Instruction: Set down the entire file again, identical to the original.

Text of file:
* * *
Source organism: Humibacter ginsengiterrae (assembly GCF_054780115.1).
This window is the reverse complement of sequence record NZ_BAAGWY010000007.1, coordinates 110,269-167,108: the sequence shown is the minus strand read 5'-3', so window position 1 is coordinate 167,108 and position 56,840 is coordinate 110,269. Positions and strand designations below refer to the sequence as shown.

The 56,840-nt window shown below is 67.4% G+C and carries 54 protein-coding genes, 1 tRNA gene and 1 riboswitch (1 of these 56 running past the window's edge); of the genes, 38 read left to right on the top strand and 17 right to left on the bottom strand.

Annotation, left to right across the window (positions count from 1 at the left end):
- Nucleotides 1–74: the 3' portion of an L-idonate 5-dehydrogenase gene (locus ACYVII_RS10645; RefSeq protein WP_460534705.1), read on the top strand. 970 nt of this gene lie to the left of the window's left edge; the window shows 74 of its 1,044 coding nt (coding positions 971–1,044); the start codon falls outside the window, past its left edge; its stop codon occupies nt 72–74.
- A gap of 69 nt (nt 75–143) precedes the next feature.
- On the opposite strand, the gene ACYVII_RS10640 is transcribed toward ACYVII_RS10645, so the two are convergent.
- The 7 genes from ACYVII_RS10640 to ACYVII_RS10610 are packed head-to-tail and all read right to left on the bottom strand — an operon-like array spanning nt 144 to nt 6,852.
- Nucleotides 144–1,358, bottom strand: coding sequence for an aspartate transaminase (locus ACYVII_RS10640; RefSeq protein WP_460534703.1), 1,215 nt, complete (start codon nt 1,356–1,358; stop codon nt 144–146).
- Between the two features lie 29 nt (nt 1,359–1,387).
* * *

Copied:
Source organism: Humibacter ginsengiterrae (assembly GCF_054780115.1).
This window is the reverse complement of sequence record NZ_BAAGWY010000007.1, coordinates 110,269-167,108: the sequence shown is the minus strand read 5'-3', so window position 1 is coordinate 167,108 and position 56,840 is coordinate 110,269. Positions and strand designations below refer to the sequence as shown.

The 56,840-nt window shown below is 67.4% G+C and carries 54 protein-coding genes, 1 tRNA gene and 1 riboswitch (1 of these 56 running past the window's edge); of the genes, 38 read left to right on the top strand and 17 right to left on the bottom strand.

Annotation, left to right across the window (positions count from 1 at the left end):
- Nucleotides 1–74: the 3' portion of an L-idonate 5-dehydrogenase gene (locus ACYVII_RS10645; RefSeq protein WP_460534705.1), read on the top strand. 970 nt of this gene lie to the left of the window's left edge; the window shows 74 of its 1,044 coding nt (coding positions 971–1,044); the start codon falls outside the window, past its left edge; its stop codon occupies nt 72–74.
- A gap of 69 nt (nt 75–143) precedes the next feature.
- On the opposite strand, the gene ACYVII_RS10640 is transcribed toward ACYVII_RS10645, so the two are convergent.
- The 7 genes from ACYVII_RS10640 to ACYVII_RS10610 are packed head-to-tail and all read right to left on the bottom strand — an operon-like array spanning nt 144 to nt 6,852.
- Nucleotides 144–1,358, bottom strand: coding sequence for an aspartate transaminase (locus ACYVII_RS10640; RefSeq protein WP_460534703.1), 1,215 nt, complete (start codon nt 1,356–1,358; stop codon nt 144–146).
- Between the two features lie 29 nt (nt 1,359–1,387).